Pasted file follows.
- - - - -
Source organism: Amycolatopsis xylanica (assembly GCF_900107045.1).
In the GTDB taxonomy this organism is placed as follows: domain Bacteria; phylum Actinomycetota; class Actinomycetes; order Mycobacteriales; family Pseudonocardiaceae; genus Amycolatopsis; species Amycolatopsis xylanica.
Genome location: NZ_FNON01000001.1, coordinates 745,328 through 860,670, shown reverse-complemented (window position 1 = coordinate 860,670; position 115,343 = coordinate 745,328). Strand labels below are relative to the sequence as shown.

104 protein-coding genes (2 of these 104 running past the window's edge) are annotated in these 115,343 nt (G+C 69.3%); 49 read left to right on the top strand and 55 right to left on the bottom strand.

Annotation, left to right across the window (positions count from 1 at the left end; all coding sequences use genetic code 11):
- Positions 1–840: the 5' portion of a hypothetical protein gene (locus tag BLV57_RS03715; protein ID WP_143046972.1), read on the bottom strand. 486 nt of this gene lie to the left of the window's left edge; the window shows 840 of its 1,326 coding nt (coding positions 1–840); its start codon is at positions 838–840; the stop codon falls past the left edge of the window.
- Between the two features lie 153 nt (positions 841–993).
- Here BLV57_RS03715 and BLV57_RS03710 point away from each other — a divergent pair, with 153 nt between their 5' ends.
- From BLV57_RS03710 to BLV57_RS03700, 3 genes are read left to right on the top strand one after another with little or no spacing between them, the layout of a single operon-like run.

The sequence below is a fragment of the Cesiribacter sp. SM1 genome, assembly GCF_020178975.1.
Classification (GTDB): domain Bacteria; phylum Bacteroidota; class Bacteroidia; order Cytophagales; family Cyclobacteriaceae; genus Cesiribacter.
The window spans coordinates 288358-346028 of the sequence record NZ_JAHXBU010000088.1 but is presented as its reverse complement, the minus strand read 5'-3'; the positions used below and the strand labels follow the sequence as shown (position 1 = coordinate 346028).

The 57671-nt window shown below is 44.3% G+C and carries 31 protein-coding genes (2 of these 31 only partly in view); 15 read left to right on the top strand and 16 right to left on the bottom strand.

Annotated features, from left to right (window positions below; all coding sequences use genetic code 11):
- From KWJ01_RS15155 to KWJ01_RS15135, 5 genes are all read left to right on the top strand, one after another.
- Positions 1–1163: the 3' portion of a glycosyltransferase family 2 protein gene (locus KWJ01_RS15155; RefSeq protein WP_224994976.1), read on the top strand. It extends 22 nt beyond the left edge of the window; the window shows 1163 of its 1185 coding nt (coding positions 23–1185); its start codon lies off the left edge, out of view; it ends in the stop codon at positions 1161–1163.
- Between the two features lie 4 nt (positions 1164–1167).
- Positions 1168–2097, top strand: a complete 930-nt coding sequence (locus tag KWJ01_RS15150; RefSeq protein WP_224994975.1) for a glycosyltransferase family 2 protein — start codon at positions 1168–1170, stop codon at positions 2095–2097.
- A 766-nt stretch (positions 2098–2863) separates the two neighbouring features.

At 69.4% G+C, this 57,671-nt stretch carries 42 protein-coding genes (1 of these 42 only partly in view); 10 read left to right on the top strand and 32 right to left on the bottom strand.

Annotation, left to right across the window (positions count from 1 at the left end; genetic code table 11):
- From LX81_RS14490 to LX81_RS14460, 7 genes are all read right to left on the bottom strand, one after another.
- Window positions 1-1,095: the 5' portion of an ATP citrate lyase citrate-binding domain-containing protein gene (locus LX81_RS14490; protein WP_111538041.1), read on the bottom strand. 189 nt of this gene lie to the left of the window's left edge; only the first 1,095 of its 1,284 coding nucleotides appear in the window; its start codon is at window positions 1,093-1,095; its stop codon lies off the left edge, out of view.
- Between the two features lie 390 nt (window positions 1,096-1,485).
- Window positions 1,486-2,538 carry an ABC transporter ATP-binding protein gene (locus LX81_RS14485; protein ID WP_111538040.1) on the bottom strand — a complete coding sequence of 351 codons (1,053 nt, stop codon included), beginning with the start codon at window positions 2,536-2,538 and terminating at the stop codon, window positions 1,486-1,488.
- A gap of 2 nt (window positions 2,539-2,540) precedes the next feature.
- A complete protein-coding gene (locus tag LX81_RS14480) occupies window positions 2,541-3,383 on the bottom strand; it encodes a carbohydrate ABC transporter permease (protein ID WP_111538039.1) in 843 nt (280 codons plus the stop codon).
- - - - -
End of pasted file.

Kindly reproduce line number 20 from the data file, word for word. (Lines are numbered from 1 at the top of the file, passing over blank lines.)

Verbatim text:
At 69.4% G+C, this 57,671-nt stretch carries 42 protein-coding genes (1 of these 42 only partly in view); 10 read left to right on the top strand and 32 right to left on the bottom strand.